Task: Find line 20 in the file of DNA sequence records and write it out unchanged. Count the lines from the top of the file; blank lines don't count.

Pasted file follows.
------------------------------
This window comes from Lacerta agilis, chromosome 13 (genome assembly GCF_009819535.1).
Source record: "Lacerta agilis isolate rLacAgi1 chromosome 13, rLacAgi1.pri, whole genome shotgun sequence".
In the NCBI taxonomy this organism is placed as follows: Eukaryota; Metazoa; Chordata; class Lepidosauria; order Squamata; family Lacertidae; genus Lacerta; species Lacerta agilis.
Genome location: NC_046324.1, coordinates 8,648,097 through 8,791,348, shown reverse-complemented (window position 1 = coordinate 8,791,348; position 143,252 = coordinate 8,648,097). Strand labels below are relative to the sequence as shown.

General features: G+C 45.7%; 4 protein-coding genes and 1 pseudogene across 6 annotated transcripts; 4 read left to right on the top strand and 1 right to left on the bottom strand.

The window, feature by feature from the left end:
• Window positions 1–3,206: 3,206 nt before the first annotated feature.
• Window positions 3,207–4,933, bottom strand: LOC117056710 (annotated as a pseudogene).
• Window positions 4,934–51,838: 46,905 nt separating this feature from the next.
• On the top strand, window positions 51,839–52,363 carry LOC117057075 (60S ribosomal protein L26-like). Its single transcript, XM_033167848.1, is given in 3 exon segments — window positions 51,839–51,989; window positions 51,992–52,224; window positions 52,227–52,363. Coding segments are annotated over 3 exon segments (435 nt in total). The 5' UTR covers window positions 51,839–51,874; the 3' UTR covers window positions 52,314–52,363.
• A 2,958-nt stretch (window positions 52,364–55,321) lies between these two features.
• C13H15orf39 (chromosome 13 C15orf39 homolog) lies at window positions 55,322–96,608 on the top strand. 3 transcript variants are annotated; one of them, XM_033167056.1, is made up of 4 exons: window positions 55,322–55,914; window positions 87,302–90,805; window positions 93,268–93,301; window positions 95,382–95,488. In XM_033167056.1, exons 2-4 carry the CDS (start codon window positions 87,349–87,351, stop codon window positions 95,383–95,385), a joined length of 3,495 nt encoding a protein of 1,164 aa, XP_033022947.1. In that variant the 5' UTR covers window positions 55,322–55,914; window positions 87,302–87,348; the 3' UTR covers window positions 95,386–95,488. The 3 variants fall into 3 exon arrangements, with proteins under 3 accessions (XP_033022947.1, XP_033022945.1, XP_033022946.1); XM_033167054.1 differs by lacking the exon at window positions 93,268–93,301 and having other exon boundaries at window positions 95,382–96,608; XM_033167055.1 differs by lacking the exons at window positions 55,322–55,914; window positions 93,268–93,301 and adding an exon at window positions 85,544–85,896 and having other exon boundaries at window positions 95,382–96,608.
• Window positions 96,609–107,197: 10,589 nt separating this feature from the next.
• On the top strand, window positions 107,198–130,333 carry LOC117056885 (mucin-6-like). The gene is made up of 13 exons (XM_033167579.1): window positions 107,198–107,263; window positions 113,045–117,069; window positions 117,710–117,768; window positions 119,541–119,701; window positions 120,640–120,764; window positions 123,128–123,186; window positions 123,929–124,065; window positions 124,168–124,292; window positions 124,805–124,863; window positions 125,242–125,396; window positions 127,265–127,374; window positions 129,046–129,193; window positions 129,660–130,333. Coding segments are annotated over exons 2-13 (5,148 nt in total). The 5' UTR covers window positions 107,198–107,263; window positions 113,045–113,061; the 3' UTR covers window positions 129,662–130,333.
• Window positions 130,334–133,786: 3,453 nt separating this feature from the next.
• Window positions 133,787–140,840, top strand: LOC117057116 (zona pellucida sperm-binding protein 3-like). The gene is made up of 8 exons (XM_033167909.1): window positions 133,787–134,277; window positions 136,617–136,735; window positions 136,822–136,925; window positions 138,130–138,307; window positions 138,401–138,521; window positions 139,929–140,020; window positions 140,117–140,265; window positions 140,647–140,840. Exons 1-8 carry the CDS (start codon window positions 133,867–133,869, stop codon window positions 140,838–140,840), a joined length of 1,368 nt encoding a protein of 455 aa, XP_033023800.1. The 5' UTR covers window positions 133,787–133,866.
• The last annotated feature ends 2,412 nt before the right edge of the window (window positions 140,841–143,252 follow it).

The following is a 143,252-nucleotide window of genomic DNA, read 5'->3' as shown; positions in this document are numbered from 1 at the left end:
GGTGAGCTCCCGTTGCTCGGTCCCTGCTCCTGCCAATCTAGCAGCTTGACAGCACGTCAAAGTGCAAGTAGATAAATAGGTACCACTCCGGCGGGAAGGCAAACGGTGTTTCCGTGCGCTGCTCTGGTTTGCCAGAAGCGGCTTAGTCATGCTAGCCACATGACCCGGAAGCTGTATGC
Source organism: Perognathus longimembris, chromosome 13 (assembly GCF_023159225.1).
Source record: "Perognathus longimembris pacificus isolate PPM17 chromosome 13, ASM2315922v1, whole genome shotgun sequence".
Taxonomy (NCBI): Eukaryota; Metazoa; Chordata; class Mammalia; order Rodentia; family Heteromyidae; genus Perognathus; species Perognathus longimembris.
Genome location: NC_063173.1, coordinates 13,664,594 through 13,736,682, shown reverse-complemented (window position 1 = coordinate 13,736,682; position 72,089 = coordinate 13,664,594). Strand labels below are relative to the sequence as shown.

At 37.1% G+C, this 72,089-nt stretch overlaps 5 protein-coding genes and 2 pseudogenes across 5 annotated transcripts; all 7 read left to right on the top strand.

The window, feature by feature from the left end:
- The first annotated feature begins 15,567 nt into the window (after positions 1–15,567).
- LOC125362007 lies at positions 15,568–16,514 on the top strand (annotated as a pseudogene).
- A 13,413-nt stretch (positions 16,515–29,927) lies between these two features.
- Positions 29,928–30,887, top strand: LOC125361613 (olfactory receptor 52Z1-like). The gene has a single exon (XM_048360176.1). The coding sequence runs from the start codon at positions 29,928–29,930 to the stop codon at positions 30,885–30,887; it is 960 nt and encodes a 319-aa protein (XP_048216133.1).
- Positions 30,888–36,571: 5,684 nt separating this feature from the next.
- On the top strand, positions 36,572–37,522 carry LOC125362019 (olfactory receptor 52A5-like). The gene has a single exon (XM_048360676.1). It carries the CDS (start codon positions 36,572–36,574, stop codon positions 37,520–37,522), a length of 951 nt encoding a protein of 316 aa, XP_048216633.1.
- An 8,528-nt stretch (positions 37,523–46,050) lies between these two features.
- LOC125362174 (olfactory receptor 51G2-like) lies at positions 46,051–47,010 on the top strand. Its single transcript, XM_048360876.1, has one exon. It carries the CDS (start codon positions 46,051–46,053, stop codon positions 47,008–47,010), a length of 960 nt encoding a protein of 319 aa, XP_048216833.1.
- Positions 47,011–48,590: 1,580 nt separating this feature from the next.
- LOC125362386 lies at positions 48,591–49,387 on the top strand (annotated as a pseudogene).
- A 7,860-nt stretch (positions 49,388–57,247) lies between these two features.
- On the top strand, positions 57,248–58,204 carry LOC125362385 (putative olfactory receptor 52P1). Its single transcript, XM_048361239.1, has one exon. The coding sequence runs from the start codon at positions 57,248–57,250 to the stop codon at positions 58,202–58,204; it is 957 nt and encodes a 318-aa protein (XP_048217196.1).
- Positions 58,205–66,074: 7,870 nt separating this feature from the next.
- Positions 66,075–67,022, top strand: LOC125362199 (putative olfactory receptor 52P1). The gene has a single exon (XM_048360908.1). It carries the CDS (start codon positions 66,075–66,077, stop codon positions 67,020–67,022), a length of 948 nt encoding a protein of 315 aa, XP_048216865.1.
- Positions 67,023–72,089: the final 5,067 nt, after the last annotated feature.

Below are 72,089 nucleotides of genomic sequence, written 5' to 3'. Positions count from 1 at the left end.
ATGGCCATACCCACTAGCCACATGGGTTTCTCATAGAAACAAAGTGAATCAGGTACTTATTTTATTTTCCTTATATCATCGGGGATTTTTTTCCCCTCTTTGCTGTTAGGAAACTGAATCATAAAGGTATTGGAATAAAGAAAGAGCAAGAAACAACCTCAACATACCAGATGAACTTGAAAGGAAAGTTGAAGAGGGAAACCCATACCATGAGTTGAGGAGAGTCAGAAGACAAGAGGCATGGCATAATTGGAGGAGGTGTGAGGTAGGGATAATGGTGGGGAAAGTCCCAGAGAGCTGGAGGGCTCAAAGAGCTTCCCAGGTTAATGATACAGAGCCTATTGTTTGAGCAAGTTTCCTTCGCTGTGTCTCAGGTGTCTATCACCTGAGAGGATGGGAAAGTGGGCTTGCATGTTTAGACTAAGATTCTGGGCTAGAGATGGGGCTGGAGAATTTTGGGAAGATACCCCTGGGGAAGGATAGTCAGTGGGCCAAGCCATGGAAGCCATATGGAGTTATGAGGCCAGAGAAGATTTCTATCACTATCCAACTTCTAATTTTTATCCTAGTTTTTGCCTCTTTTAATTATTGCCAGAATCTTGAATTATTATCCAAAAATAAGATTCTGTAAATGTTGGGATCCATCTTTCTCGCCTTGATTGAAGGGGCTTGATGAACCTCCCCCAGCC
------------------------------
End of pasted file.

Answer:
Source organism: Perognathus longimembris, chromosome 13 (assembly GCF_023159225.1).